I am still in shock. As I have read and reflected on the findings of the SBC’s Sexual Abuse Task Force Report, I find a myriad of emotions swirling inside me. Anger, disappointment, grief, relief, appreciation, and hope have each crept their way to the surface.
As I have read a variety of responses (see links to responses and summaries below*) from different perspectives on this current SBC issue, a few important themes keep coming up. Repentance. Silence. Lament. Righteous anger. Decisive action. Follow through.
I don’t believe I’ll add anything new to the discussion, but I do know that this unveiling must change us. The SBC must become different. The local church must become different. I must as well.
For me personally, the fact that the SBC Executive Committee had maintained a “list” of offenders and allegations but stonewalled developing an accessible database to protect future victims and churches was most difficult to absorb. In deed, I’m still not over my vitriol about that troubling revelation. The right actions were not done decades ago. More victims and more predators and more allegations mounted. And as they did, more liability mounted as well. A wake of broken lives – unnecessary broken lives – followed from a series of deliberate choices to hide rather than uncover.
May I say to victims of sexual misconduct, assault, and abuse, I am sorry for what has happened to you. If you were victimized at the hands of a ministry leader, I am sorry for those wrongs you have endured. If you were hurt by an SBC pastor or ministry leader, I am sorry, and we have failed you.
Yet in the swirl of emotions of anger and grief, I am also growing in hope for the SBC. Key leaders, victims of sexual abuse, and abuse advocates did not back down. They fought tirelessly, selflessly, relentlessly to see the SBC do the right thing. They worked to see us pull back the curtain and unveil the hideous coverups. They deserve our appreciation and admiration. Truly, there are too many to name, but a few have made an unforgettable impact on me. Lawyer and advocate Rachel Denhollander, abuse survivor Jennifer Lyell, pastor and former SBC President J.D. Greear, and former ERLC President Russell Moore among many others continued to fight for the truth, and now we owe them all our gratitude for their fortitude.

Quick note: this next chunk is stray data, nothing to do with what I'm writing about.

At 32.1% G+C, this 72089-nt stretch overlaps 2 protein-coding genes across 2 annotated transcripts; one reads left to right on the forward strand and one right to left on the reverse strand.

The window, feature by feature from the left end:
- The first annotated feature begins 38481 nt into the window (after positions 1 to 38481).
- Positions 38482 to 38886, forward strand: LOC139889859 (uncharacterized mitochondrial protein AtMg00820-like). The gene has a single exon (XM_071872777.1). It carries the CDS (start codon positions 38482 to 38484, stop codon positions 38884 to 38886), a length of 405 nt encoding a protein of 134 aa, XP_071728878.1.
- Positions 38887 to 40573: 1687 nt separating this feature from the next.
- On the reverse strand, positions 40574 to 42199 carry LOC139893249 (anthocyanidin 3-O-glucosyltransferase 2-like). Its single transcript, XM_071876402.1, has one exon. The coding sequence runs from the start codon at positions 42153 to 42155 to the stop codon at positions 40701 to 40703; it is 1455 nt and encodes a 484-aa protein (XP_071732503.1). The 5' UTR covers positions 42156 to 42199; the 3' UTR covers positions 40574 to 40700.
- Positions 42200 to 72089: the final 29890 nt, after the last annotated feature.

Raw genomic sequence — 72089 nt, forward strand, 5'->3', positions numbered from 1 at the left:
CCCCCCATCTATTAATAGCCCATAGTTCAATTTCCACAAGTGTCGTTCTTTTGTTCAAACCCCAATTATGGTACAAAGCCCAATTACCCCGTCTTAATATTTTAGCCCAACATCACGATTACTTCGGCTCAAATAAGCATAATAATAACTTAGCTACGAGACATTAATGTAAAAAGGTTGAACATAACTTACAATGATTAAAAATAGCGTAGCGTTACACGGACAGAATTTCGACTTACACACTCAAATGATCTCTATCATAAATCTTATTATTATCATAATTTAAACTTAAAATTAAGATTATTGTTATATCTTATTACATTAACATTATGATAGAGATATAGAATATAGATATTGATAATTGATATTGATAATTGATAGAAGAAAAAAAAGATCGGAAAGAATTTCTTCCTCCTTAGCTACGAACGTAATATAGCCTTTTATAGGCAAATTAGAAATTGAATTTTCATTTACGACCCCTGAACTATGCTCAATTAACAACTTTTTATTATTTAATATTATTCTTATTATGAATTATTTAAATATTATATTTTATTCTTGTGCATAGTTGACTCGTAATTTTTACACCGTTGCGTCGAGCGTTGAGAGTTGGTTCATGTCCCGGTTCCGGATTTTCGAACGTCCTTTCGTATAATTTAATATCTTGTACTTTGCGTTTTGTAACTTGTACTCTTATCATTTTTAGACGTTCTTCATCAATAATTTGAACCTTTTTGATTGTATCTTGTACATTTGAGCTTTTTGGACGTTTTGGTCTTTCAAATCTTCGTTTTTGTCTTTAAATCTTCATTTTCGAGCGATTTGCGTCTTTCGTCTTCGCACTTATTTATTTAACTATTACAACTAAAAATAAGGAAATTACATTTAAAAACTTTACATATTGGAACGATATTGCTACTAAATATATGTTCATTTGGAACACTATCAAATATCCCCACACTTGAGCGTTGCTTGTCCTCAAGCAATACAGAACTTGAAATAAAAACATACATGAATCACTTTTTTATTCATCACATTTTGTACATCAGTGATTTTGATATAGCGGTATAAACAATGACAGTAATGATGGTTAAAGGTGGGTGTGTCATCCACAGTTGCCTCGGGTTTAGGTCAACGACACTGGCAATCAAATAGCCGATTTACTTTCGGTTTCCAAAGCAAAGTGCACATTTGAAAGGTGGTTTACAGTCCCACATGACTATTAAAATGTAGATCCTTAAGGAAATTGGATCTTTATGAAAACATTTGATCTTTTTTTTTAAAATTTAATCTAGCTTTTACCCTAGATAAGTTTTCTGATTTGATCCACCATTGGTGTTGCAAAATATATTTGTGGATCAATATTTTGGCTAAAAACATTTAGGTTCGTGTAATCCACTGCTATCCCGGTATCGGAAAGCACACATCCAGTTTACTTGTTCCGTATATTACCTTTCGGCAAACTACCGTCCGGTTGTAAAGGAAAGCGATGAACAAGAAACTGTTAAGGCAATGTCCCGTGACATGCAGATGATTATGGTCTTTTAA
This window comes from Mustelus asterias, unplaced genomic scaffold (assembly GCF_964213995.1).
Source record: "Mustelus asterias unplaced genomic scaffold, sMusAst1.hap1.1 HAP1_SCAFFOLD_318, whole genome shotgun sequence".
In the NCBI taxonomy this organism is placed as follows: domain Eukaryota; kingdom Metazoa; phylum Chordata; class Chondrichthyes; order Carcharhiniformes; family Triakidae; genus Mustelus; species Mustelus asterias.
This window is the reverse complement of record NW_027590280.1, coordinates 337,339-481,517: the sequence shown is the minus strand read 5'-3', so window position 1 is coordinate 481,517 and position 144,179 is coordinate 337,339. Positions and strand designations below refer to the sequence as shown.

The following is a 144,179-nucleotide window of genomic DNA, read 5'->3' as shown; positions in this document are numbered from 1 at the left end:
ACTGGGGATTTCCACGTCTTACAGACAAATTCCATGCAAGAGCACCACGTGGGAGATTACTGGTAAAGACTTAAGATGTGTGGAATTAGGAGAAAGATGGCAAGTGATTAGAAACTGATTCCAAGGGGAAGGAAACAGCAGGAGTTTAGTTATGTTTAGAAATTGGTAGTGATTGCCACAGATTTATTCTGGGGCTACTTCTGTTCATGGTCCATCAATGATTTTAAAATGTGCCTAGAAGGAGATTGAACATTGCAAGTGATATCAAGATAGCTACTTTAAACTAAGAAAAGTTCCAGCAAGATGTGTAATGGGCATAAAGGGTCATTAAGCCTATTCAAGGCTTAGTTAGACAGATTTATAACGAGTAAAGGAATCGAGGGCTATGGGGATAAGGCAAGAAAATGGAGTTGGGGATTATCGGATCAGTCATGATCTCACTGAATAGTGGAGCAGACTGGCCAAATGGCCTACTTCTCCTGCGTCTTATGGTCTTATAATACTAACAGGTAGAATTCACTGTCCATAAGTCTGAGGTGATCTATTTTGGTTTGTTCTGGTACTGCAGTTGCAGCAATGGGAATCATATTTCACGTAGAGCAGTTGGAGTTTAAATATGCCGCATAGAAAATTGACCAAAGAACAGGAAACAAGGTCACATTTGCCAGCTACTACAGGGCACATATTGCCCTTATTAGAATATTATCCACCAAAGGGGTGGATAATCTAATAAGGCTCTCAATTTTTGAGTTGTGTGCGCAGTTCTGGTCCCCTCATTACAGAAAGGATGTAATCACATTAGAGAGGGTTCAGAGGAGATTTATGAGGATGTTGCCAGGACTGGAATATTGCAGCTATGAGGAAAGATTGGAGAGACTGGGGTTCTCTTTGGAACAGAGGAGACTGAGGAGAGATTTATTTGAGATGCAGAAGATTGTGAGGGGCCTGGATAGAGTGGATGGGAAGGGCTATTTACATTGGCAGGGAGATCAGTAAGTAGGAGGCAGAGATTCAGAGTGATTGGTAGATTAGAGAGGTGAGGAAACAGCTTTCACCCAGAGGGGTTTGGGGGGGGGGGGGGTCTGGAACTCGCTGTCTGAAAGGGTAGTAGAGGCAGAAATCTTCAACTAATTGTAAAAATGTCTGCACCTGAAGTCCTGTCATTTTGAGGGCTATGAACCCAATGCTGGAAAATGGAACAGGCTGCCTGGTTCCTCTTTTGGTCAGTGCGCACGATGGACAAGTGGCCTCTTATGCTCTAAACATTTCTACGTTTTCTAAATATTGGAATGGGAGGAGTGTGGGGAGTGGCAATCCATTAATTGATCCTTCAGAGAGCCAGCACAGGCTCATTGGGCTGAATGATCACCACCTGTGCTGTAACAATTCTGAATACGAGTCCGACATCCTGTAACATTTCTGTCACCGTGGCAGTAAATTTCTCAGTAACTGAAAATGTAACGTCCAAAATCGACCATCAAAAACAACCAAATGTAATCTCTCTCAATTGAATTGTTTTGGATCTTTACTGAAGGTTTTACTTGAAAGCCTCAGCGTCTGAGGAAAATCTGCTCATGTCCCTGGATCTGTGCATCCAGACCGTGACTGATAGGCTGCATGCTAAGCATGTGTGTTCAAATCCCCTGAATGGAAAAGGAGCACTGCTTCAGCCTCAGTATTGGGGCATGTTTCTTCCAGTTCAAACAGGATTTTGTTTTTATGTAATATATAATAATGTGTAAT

It’s in their work I have seen hope sneak out from behind the curtain as well. It’s hard to do the right thing. It’s especially hard to do the right thing after doing the wrong things for so long. The SBC has just begun to act rightly on this issue. We have many more steps to take, and I pray as we do we will continue to stumble forward. But my hope rises because the SBC is doing the right thing now when the cost is so high. We have taken the first, hardest step. I believe the next right steps should be easier.
As an NC Baptist, I am already grateful that our Board of Directors, EDT Todd Unzicker, and convention leaders have been working proactively to prevent any of these same failures at the state level. As a pastor, I am already grateful that my church staff has reengaged conversations and next steps to protect our children and students. As a Christian, I am continually grateful that the Word is always true:
16 “No one after lighting a lamp covers it with a jar or puts it under a bed, but puts it on a stand, so that those who enter may see the light. 17 For nothing is hidden that will not be made manifest, nor is anything secret that will not be known and come to light.Luke 8:16-17
Thank God that He is unveiling what’s been damaging the SBC. Through His unveiling, may He forgive us, heal us, and transform us.
*SATF Report Responses and Helpful Summaries: